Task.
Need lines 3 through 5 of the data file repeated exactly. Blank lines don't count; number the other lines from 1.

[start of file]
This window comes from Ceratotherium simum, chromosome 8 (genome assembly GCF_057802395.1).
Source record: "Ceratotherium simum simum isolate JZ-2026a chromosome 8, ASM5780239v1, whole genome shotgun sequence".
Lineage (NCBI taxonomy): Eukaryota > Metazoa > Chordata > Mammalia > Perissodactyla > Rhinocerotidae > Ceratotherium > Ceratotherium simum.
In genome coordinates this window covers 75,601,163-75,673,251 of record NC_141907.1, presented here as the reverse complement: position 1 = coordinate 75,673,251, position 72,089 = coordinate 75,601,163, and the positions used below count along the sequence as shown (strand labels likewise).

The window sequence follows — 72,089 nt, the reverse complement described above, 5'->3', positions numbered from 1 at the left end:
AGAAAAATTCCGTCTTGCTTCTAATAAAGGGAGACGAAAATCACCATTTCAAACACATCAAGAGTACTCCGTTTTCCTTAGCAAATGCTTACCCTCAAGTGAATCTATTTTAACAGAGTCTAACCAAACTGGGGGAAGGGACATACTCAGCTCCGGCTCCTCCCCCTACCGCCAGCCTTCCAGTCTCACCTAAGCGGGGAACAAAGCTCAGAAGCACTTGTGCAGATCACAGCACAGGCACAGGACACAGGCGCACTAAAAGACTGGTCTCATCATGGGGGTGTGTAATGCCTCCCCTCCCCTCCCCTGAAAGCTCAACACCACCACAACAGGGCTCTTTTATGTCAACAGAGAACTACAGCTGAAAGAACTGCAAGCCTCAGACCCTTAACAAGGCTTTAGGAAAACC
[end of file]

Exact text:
Lineage (NCBI taxonomy): Eukaryota > Metazoa > Chordata > Mammalia > Perissodactyla > Rhinocerotidae > Ceratotherium > Ceratotherium simum.
In genome coordinates this window covers 75,601,163-75,673,251 of record NC_141907.1, presented here as the reverse complement: position 1 = coordinate 75,673,251, position 72,089 = coordinate 75,601,163, and the positions used below count along the sequence as shown (strand labels likewise).

The window sequence follows — 72,089 nt, the reverse complement described above, 5'->3', positions numbered from 1 at the left end: